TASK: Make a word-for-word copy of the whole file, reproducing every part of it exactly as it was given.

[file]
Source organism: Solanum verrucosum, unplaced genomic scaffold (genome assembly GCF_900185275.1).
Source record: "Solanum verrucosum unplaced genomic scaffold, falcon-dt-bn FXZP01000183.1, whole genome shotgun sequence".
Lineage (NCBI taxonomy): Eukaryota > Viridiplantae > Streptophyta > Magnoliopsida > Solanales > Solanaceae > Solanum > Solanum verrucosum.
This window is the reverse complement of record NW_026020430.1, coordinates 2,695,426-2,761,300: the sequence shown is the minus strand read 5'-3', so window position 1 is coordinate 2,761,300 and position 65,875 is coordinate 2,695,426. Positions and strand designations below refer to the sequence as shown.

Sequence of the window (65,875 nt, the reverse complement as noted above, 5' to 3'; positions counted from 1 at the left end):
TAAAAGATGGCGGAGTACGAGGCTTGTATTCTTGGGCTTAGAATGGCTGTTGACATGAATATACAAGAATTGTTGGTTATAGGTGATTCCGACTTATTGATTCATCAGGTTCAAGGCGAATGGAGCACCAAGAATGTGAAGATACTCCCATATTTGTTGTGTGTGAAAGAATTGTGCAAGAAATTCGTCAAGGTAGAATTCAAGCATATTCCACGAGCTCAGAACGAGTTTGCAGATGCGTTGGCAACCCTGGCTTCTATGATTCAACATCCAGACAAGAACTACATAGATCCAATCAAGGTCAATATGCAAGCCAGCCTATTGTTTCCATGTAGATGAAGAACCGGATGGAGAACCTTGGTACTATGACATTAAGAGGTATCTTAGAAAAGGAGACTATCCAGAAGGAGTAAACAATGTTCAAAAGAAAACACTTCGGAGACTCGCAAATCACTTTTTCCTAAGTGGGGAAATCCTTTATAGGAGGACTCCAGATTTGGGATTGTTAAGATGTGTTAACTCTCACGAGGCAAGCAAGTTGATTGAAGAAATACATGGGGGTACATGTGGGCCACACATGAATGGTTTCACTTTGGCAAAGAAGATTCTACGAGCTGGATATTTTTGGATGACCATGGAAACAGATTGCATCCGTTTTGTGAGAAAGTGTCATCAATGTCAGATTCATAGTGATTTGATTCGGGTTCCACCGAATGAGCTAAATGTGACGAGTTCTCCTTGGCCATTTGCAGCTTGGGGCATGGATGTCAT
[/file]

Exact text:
Source organism: Solanum verrucosum, unplaced genomic scaffold (genome assembly GCF_900185275.1).
Source record: "Solanum verrucosum unplaced genomic scaffold, falcon-dt-bn FXZP01000183.1, whole genome shotgun sequence".
Lineage (NCBI taxonomy): Eukaryota > Viridiplantae > Streptophyta > Magnoliopsida > Solanales > Solanaceae > Solanum > Solanum verrucosum.
This window is the reverse complement of record NW_026020430.1, coordinates 2,695,426-2,761,300: the sequence shown is the minus strand read 5'-3', so window position 1 is coordinate 2,761,300 and position 65,875 is coordinate 2,695,426. Positions and strand designations below refer to the sequence as shown.

Sequence of the window (65,875 nt, the reverse complement as noted above, 5' to 3'; positions counted from 1 at the left end):
TAAAAGATGGCGGAGTACGAGGCTTGTATTCTTGGGCTTAGAATGGCTGTTGACATGAATATACAAGAATTGTTGGTTATAGGTGATTCCGACTTATTGATTCATCAGGTTCAAGGCGAATGGAGCACCAAGAATGTGAAGATACTCCCATATTTGTTGTGTGTGAAAGAATTGTGCAAGAAATTCGTCAAGGTAGAATTCAAGCATATTCCACGAGCTCAGAACGAGTTTGCAGATGCGTTGGCAACCCTGGCTTCTATGATTCAACATCCAGACAAGAACTACATAGATCCAATCAAGGTCAATATGCAAGCCAGCCTATTGTTTCCATGTAGATGAAGAACCGGATGGAGAACCTTGGTACTATGACATTAAGAGGTATCTTAGAAAAGGAGACTATCCAGAAGGAGTAAACAATGTTCAAAAGAAAACACTTCGGAGACTCGCAAATCACTTTTTCCTAAGTGGGGAAATCCTTTATAGGAGGACTCCAGATTTGGGATTGTTAAGATGTGTTAACTCTCACGAGGCAAGCAAGTTGATTGAAGAAATACATGGGGGTACATGTGGGCCACACATGAATGGTTTCACTTTGGCAAAGAAGATTCTACGAGCTGGATATTTTTGGATGACCATGGAAACAGATTGCATCCGTTTTGTGAGAAAGTGTCATCAATGTCAGATTCATAGTGATTTGATTCGGGTTCCACCGAATGAGCTAAATGTGACGAGTTCTCCTTGGCCATTTGCAGCTTGGGGCATGGATGTCAT